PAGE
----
2008 WTA Tour
The 2008 Sony Ericsson WTA Tour was the elite professional tennis circuit organized by the Women's Tennis Association (WTA) for the 2008 tennis season. The 2008 WTA Tour calendar comprises the Grand Slam tournaments (supervised by the International Tennis Federation (ITF)), the WTA Tier I-IV Events, the Fed Cup (organized by the ITF), the year-end championships, and the tennis event at the Beijing Summer Olympic Games.
Jelena Janković was the year-end No. 1 in a season of disarray at the very top.
|Duration||December 31 – November 9|
|Categories||Grand Slam (4)|
WTA Tier I (9)
WTA Tier II (14)
WTA Tier III (17)
WTA Tier IV (13)
|Most tournament titles|| Serena Williams (4)|
Dinara Safina (4)
Jelena Janković (4)
|Most tournament finals||Vera Zvonareva (8)|
|Prize money leader|| Serena Williams |
|Points leader||Jelena Janković (4,786)|
|Player of the year||Serena Williams|
|Doubles Team of the year|| Cara Black|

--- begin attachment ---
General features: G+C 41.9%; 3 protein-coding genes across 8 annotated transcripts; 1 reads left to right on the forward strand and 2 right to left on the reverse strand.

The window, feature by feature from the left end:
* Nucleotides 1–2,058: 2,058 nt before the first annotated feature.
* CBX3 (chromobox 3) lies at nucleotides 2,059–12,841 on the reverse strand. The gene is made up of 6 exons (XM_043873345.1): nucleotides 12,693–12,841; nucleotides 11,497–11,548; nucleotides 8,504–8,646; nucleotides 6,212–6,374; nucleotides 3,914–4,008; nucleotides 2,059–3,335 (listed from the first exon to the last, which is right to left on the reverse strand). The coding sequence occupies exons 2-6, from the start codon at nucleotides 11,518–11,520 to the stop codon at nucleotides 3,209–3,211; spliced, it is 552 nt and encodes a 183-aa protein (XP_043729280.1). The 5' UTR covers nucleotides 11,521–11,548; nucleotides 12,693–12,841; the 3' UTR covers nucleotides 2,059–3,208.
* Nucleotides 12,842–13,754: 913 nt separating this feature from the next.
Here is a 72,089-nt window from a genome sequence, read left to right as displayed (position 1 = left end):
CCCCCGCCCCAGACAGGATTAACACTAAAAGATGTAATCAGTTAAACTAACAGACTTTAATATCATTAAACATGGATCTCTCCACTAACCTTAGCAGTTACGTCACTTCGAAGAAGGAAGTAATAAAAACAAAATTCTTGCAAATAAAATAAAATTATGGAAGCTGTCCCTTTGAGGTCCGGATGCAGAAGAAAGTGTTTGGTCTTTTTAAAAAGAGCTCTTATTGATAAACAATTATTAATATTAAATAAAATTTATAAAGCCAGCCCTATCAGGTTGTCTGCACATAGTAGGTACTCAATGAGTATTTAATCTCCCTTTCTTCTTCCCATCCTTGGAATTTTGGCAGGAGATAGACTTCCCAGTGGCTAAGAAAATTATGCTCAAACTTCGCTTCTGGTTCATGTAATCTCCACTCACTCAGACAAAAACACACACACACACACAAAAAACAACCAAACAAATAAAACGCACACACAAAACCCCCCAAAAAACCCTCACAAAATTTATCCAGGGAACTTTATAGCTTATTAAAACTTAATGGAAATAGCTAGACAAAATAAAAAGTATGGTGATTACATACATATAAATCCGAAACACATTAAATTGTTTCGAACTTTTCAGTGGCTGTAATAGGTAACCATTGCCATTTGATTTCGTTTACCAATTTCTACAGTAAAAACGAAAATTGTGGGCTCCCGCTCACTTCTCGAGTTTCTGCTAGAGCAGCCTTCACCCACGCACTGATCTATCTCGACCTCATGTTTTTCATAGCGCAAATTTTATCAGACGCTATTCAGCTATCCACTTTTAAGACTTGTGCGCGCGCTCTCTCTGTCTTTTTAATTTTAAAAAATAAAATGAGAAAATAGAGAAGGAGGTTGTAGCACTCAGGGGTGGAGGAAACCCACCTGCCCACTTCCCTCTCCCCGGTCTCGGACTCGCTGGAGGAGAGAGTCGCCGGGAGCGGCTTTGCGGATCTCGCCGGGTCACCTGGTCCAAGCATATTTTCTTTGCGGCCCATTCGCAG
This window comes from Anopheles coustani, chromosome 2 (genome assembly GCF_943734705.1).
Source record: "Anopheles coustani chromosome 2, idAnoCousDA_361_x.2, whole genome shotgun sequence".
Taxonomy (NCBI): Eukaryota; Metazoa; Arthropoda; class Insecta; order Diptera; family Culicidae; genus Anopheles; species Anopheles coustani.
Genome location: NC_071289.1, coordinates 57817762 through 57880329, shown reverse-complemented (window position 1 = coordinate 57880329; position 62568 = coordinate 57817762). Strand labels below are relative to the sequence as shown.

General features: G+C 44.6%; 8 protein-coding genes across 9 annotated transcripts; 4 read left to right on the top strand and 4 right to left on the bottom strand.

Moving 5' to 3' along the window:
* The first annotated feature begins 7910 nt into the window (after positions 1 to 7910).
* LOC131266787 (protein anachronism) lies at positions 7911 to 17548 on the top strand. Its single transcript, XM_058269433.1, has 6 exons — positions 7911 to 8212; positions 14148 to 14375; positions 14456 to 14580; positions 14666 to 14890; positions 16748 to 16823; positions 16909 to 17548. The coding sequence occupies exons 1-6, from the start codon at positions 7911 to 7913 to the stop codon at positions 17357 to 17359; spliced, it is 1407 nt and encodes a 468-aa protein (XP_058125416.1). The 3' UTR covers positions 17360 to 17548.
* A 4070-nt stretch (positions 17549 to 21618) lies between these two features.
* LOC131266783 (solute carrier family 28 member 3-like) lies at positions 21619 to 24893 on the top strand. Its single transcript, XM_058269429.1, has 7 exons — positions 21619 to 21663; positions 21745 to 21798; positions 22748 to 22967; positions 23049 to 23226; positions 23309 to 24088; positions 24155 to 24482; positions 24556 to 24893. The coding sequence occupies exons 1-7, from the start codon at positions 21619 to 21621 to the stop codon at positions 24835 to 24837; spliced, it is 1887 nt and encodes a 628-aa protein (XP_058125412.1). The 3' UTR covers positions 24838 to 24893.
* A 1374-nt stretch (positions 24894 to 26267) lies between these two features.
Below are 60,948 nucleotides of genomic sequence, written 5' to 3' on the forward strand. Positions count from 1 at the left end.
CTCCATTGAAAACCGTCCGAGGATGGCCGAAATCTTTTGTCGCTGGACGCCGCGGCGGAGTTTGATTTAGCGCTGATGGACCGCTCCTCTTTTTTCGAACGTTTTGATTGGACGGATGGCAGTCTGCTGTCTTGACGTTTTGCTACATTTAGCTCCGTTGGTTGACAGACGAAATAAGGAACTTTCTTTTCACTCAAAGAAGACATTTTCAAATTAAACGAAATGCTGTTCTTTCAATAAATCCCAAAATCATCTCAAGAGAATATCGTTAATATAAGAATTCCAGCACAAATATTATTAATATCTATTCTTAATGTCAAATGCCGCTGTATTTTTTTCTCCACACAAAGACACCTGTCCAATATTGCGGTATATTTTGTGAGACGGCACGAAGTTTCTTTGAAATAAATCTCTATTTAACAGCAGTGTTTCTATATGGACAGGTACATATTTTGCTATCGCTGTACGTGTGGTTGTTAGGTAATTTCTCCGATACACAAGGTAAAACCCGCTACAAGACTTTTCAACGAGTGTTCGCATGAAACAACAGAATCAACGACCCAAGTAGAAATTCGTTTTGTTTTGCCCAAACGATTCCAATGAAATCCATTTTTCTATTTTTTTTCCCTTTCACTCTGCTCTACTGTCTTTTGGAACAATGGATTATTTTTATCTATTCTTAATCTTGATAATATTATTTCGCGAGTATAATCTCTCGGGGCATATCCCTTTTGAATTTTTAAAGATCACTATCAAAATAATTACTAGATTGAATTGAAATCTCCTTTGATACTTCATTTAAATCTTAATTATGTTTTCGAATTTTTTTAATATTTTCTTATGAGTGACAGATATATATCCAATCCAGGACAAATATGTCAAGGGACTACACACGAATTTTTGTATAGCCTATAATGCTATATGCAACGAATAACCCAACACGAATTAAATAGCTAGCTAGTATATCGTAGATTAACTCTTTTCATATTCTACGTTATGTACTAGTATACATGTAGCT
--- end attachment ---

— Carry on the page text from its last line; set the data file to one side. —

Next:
|Most improved |
player of the year
|Newcomer of the year||Caroline Wozniacki|
player of the year
The season was characterised by its frequent changes in the No. 1 ranking, with Justine Henin, Maria Sharapova, Ana Ivanovic, Jelena Janković and Serena Williams all holding the position at one point during the season. Eventually Janković finished the season as the No. 1 player in the world despite not winning a Grand Slam tournament. She did however reach the final of the U.S. Open, and won four tournaments throughout the season.
Four players won the Grand Slam titles. Maria Sharapova won her third major title at the Australian Open, Ana Ivanovic won her maiden title at the French Open, Venus Williams won her seventh Grand Slam title at Wimbledon, and Serena Williams won her ninth Grand Slam title at the U.S. Open. Dinara Safina also reached her first Grand Slam final at the French Open, and won four events during the season.